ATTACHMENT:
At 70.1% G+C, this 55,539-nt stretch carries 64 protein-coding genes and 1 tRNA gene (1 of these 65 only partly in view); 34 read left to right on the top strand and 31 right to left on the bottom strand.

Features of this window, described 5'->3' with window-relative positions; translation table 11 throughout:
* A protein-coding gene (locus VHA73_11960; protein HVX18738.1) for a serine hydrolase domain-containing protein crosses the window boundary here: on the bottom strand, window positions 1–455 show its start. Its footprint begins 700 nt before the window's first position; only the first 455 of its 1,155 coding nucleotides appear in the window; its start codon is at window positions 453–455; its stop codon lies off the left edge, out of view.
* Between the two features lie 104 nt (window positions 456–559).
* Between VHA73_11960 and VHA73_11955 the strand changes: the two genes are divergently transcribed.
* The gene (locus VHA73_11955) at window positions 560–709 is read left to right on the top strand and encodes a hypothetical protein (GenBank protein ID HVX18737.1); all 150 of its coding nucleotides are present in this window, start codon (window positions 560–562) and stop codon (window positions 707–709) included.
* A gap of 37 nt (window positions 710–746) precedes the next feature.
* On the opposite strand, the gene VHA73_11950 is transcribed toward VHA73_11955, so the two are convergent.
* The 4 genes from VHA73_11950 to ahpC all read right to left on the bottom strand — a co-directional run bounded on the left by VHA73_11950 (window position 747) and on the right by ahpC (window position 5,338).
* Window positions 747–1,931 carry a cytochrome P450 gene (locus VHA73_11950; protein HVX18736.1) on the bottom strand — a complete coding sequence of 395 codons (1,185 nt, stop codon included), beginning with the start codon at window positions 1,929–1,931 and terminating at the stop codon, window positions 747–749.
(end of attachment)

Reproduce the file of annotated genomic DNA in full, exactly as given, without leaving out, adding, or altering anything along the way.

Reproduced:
At 70.1% G+C, this 55,539-nt stretch carries 64 protein-coding genes and 1 tRNA gene (1 of these 65 only partly in view); 34 read left to right on the top strand and 31 right to left on the bottom strand.

Features of this window, described 5'->3' with window-relative positions; translation table 11 throughout:
* A protein-coding gene (locus VHA73_11960; protein HVX18738.1) for a serine hydrolase domain-containing protein crosses the window boundary here: on the bottom strand, window positions 1–455 show its start. Its footprint begins 700 nt before the window's first position; only the first 455 of its 1,155 coding nucleotides appear in the window; its start codon is at window positions 453–455; its stop codon lies off the left edge, out of view.
* Between the two features lie 104 nt (window positions 456–559).
* Between VHA73_11960 and VHA73_11955 the strand changes: the two genes are divergently transcribed.
* The gene (locus VHA73_11955) at window positions 560–709 is read left to right on the top strand and encodes a hypothetical protein (GenBank protein ID HVX18737.1); all 150 of its coding nucleotides are present in this window, start codon (window positions 560–562) and stop codon (window positions 707–709) included.
* A gap of 37 nt (window positions 710–746) precedes the next feature.
* On the opposite strand, the gene VHA73_11950 is transcribed toward VHA73_11955, so the two are convergent.
* The 4 genes from VHA73_11950 to ahpC all read right to left on the bottom strand — a co-directional run bounded on the left by VHA73_11950 (window position 747) and on the right by ahpC (window position 5,338).
* Window positions 747–1,931 carry a cytochrome P450 gene (locus VHA73_11950; protein HVX18736.1) on the bottom strand — a complete coding sequence of 395 codons (1,185 nt, stop codon included), beginning with the start codon at window positions 1,929–1,931 and terminating at the stop codon, window positions 747–749.